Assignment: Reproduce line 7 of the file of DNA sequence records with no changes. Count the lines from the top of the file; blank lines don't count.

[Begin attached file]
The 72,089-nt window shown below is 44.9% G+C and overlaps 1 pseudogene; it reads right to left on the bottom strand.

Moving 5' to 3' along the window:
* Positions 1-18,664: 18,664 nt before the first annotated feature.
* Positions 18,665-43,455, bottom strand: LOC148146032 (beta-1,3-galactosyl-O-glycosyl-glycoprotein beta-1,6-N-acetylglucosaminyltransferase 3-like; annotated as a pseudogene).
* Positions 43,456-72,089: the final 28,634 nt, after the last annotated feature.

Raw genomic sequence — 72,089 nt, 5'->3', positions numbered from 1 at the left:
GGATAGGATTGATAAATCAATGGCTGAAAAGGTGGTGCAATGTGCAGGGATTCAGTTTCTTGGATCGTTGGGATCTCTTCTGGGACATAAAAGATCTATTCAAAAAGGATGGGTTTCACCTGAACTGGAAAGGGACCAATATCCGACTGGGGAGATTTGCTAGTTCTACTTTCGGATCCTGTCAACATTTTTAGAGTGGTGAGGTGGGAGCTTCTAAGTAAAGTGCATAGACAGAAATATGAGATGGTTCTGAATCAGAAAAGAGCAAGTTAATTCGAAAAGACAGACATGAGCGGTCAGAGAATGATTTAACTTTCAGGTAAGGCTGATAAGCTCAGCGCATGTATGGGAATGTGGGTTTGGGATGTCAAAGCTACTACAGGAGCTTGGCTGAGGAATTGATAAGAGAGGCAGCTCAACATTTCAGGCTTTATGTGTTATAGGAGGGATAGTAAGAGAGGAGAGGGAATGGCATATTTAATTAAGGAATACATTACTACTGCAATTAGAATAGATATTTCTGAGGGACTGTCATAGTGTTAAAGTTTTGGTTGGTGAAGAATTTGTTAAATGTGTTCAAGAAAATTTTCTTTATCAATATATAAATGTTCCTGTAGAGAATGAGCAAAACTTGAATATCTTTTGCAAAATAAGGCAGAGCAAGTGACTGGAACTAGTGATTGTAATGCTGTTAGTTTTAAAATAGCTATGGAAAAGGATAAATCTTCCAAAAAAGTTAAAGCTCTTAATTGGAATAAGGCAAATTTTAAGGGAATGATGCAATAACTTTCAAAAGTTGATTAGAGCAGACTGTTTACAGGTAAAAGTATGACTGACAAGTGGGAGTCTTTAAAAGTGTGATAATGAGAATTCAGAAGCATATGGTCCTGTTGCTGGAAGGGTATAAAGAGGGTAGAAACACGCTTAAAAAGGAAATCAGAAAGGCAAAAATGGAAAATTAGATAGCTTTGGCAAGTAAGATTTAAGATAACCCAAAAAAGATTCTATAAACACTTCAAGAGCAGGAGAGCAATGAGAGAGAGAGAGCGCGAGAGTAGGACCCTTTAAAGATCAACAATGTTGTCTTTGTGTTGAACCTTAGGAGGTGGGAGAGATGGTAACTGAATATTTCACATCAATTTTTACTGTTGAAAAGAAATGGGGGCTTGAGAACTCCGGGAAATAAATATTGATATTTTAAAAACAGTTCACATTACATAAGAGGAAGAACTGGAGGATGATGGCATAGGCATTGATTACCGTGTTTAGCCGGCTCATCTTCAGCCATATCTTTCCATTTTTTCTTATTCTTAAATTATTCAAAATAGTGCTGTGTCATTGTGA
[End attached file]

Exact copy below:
GGATAGGATTGATAAATCAATGGCTGAAAAGGTGGTGCAATGTGCAGGGATTCAGTTTCTTGGATCGTTGGGATCTCTTCTGGGACATAAAAGATCTATTCAAAAAGGATGGGTTTCACCTGAACTGGAAAGGGACCAATATCCGACTGGGGAGATTTGCTAGTTCTACTTTCGGATCCTGTCAACATTTTTAGAGTGGTGAGGTGGGAGCTTCTAAGTAAAGTGCATAGACAGAAATATGAGATGGTTCTGAATCAGAAAAGAGCAAGTTAATTCGAAAAGACAGACATGAGCGGTCAGAGAATGATTTAACTTTCAGGTAAGGCTGATAAGCTCAGCGCATGTATGGGAATGTGGGTTTGGGATGTCAAAGCTACTACAGGAGCTTGGCTGAGGAATTGATAAGAGAGGCAGCTCAACATTTCAGGCTTTATGTGTTATAGGAGGGATAGTAAGAGAGGAGAGGGAATGGCATATTTAATTAAGGAATACATTACTACTGCAATTAGAATAGATATTTCTGAGGGACTGTCATAGTGTTAAAGTTTTGGTTGGTGAAGAATTTGTTAAATGTGTTCAAGAAAATTTTCTTTATCAATATATAAATGTTCCTGTAGAGAATGAGCAAAACTTGAATATCTTTTGCAAAATAAGGCAGAGCAAGTGACTGGAACTAGTGATTGTAATGCTGTTAGTTTTAAAATAGCTATGGAAAAGGATAAATCTTCCAAAAAAGTTAAAGCTCTTAATTGGAATAAGGCAAATTTTAAGGGAATGATGCAATAACTTTCAAAAGTTGATTAGAGCAGACTGTTTACAGGTAAAAGTATGACTGACAAGTGGGAGTCTTTAAAAGTGTGATAATGAGAATTCAGAAGCATATGGTCCTGTTGCTGGAAGGGTATAAAGAGGGTAGAAACACGCTTAAAAAGGAAATCAGAAAGGCAAAAATGGAAAATTAGATAGCTTTGGCAAGTAAGATTTAAGATAACCCAAAAAAGATTCTATAAACACTTCAAGAGCAGGAGAGCAATGAGAGAGAGAGAGCGCGAGAGTAGGACCCTTTAAAGATCAACAATGTTGTCTTTGTGTTGAACCTTAGGAGGTGGGAGAGATGGTAACTGAATATTTCACATCAATTTTTACTGTTGAAAAGAAATGGGGGCTTGAGAACTCCGGGAAATAAATATTGATATTTTAAAAACAGTTCACATTACATAAGAGGAAGAACTGGAGGATGATGGCATAGGCATTGATTACCGTGTTTAGCCGGCTCATCTTCAGCCATATCTTTCCATTTTTTCTTATTCTTAAATTATTCAAAATAGTGCTGTGTCATTGTGA